Meet Zora, the robot caregiver
The tech-driven companion is proving to be a good listener and friend to senior patients
Zora may not look like much — more cute toy than futuristic marvel — but this robot is at the centre of an experiment in France to change care for senior citizens.
When Zora arrived at a nursing facility an hour outside of Paris, a strange thing began happening: many patients developed an emotional attachment, treating it like a baby, holding and cooing, giving it kisses on the head.
Zora, which can cost up to $24,000, offered companionship in a place where life can be lonely. Families can visit only so much, and staff members are stretched.
Patients at the hospital, called Jouarre, have dementia and other conditions that require round-the-clock care.
The nurse at Jouarre who oversees Zora controls the robot from a laptop. He often stands out of view so patients don’t know it’s him at the controls.
The robot can have a conversation because the nurse types words into a laptop for the robot to speak. Some patients refer to Zora as “she,” others “he.”
Zora often leads exercises and plays games.
Not everyone is enamoured. Robotics still has a long way to go before there’s a realistic chance of having a humanoid nurse.
The experience at Jouarre provides a window into a future when we will rely more on robots to help care for loved ones as they age.
Zora Bots, the Belgiumbased provider of the robot at Jouarre, says it has sold over 1,000 of the robots to health care facilities around the world. It is part of a growing emphasis on robotics focused on care.
Giving robots more responsibility to care for people in the twilight of their lives may seem like a dystopian prospect, but many see it as an inevitability.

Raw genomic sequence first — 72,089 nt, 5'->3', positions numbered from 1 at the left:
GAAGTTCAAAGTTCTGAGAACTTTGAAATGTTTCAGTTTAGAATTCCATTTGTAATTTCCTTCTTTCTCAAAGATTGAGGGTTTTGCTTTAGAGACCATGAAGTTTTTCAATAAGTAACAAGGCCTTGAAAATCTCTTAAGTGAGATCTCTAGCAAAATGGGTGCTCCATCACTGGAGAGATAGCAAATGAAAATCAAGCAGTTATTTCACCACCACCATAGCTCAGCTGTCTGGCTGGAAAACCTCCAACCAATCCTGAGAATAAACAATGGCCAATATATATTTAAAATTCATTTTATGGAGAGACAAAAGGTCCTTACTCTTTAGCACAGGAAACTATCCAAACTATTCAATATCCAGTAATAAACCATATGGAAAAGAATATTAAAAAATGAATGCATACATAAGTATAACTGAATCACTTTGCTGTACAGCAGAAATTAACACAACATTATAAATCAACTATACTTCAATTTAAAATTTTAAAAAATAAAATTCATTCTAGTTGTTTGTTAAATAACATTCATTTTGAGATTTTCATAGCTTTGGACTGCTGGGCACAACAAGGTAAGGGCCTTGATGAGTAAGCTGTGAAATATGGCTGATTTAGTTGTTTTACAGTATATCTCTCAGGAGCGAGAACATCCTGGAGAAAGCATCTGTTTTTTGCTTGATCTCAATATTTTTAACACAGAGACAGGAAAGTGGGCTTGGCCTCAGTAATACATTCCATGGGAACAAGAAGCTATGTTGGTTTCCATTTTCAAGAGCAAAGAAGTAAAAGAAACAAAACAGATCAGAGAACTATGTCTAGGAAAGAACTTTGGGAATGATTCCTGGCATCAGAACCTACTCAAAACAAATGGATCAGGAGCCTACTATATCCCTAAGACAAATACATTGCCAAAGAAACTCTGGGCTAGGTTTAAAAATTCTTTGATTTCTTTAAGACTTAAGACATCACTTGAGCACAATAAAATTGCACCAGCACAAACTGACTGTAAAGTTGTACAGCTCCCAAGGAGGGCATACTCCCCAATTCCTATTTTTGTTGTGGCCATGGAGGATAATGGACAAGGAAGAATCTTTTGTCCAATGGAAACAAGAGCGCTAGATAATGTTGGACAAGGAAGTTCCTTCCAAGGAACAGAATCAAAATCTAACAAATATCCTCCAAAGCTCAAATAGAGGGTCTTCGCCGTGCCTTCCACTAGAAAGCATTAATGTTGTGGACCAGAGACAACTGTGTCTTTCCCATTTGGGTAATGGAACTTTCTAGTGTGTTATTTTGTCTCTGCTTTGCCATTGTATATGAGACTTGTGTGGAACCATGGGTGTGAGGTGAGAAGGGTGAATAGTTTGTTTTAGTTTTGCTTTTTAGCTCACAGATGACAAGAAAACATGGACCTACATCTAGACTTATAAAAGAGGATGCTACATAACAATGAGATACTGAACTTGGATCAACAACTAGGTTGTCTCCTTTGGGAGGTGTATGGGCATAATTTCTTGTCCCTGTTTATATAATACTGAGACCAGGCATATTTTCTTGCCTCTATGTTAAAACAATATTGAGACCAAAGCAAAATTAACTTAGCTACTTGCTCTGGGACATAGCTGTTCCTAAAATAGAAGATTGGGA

In nearly every country, the population of older adults is rising. The number of people over 60 will more than double to 2.1 billion by 2050, according to the United Nations. The figures point to an emerging gap. There simply won’t be enough people for the required health care jobs.
In Australia, a hospital using a Zora robot studied the effects on patients and staff. The researchers found that it improved the mood of some patients, and got them more involved in activities, but required significant technical support.
The experience of the French hospital staff has been similar. Staff members have been continually surprised by how attached patients have become. Patients have told the robot things about their health they wouldn’t share with doctors.
“It puts some cheerfulness in our lives here,” says Marlène Simon, 70, who has been in the hospital for more than a year. “We love her, and I miss her when I don’t see her. I actually think about her quite often.”
This robot is at the centre of an experiment in France to change care for patients at a time when the population of older adults is rising.
Zora the robot can talk because the nurse types words into a laptop.